Page 702-703, transcribed by Carolyn Ward from History of Butler County, Kansas by Vol. P. Mooney. Standard Publishing Company, Lawrence, Kan.: 1916. ill.; 894 pgs.


N. B. Coggshall, a Butler county pioneer and successful farmer and stockman of Chelsea township, is a native of Indiana. He was born in Wayne county in March, 1841, and is a son of Caleb and Mary A. Coggshall. The Coggshalls came from an ancient and honorable English family, and trace their lineage back to 1144. The direct lineal ancestors of N. B. Coggshall, beginning in 1144, are as follows: Matilda, the oldest daughter of the Grand Duke of Normandy, Sir William, First Abbott Coggshall Abbey, Lord Odo, Third Abbott. Lord Peter, brother of Stephen, Chancellor of Lincoln. Lord Thomas, Monk of Valle Dell, eleventh year of the reign of King Henry, third son of King John. Lord Ralph, Monk seventh, Lord Ralph De Coggshall, a Monk of the Cistercian Order, sixth Abbot of Coggshall. Sir Thomas, Knight. Sir Ralph, baron. Sir John, baron. Earl Henry, baron. Sir William, baron. Sir Thomas, baron. Lord John. Sir Thomas, baron. Lord John of Herndon. Sir Rodger, Knight. Lord John. The American line of descent is as follows: John. Joshua, aid-de-camp to Lafayette. John, commander in navy, Revolution. Caleb, major, War of 1812. John, captain in Mexican war. Tristram, farmer. Caleb, merchant. Nathan, lieutenant in Civil war, 1861-1865. Mary J., daughter of Caleb, and Mary Elizabeth, daughter of Mary Jane.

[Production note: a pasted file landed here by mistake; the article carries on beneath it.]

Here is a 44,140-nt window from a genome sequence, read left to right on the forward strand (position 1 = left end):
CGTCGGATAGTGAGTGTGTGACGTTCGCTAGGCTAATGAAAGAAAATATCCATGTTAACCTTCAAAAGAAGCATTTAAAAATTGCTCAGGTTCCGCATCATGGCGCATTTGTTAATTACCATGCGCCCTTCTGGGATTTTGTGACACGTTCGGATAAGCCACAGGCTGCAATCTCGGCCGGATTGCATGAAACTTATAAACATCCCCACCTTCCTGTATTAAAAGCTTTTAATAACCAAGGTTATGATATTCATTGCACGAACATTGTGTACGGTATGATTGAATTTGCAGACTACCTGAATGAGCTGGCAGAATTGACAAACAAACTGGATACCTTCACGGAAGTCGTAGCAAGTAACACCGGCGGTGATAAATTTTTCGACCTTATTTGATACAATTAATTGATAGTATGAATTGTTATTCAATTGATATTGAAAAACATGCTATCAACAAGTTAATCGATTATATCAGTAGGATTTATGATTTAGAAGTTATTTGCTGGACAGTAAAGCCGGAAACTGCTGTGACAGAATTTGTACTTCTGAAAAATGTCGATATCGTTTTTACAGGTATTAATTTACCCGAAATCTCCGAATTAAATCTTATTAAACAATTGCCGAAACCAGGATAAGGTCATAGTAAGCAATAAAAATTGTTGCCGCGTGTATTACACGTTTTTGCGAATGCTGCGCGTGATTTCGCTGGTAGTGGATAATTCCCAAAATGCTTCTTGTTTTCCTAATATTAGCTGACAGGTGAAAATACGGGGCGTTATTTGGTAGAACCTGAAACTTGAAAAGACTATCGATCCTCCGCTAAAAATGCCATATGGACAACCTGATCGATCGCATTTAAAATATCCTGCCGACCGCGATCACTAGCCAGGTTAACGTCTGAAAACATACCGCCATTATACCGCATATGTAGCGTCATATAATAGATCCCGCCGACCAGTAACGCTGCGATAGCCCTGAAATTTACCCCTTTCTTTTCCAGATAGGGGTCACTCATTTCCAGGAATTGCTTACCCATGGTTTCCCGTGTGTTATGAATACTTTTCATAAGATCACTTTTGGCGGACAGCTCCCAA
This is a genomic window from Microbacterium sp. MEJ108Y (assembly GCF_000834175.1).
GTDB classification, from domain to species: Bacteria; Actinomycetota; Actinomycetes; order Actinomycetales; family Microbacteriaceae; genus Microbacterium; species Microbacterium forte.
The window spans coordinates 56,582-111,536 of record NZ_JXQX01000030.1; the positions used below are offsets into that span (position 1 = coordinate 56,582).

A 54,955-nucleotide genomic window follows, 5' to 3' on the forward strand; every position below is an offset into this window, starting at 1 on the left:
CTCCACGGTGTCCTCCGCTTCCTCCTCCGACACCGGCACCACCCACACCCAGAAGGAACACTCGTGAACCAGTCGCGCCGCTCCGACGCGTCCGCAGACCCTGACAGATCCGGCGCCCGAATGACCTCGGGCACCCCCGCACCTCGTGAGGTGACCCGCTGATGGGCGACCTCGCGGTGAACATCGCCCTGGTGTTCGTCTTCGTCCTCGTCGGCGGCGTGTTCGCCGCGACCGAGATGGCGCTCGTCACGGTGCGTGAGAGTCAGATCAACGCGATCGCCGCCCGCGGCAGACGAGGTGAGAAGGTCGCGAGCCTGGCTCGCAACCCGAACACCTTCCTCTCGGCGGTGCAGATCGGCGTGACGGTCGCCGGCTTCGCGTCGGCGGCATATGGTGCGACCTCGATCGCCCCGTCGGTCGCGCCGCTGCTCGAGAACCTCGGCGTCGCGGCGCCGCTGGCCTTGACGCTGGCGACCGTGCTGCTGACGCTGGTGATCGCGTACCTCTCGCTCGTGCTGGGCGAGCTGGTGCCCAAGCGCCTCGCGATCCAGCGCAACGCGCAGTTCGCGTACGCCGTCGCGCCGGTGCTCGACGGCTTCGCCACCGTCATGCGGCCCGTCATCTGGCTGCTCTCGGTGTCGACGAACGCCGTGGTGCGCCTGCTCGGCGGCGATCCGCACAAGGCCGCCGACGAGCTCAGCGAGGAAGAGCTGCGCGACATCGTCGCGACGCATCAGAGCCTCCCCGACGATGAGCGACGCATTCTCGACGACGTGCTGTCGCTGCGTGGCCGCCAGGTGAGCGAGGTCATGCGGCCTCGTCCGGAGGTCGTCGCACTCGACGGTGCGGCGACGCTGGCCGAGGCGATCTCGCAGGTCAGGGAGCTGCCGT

Mr. Coggshall was reared and educated in Indiana and when the Civil war broke out he enlisted at Richmond, Ind., August 8, 1862, in Company E, Sixty-ninth regiment, Indiana infantry, and served with his company throughout the Civil war, and was mustered out of service July 5, 1865, and received his honorable discharge. Mr. Coggshall came to Kansas and located in Butler county in 1868, and was one of the pioneers of Chelsea township. He practiced law for six years in El Dorado and for twenty-five years held the office of justice of the peace, although farming has been his chief occupation, and he has been an extensive cattle raiser. He and his wife now own 560 acres of land and rank among the prosperous farmers of Chelsea township.

Mr. Coggshall was married at Cottonwood Falls, Kans., December 22, 1867, to Miss Mary Ann Ellis, daughter of Archibald and Ann Ellis,


natives of County Mayo, Ireland. The Ellis family were among the very earliest settlers in Butler county. They came here in 1869. For a more complete history of the Ellis family, see sketch of John Ellis in this volume.

Mrs. Coggshall is one of the pioneer women of Butler county. She came here when a young girl, and at first she felt as though she never would be able to adjust herself to the conditions of the frontier, as she found them in those primitive days, but she became accustomed to life in the great West and became very much attached to this section of the country after being here a very short time. She was one of the pioneer school teachers of Butler county, and in the early days taught school in a log school house in Chelsea township. Mrs. Coggshall has been actively identified with the life and development of Butler county almost since its beginning, and she and Mr. Coggshall rank among the leading pioneers and first families of Butler county. They are an estimable couple and number their friends in legion.

For years Mr. Coggshall was a supporter of the policies and principles of the Republican party, but in recent times he has been inclined to be liberal and independent in his political views.

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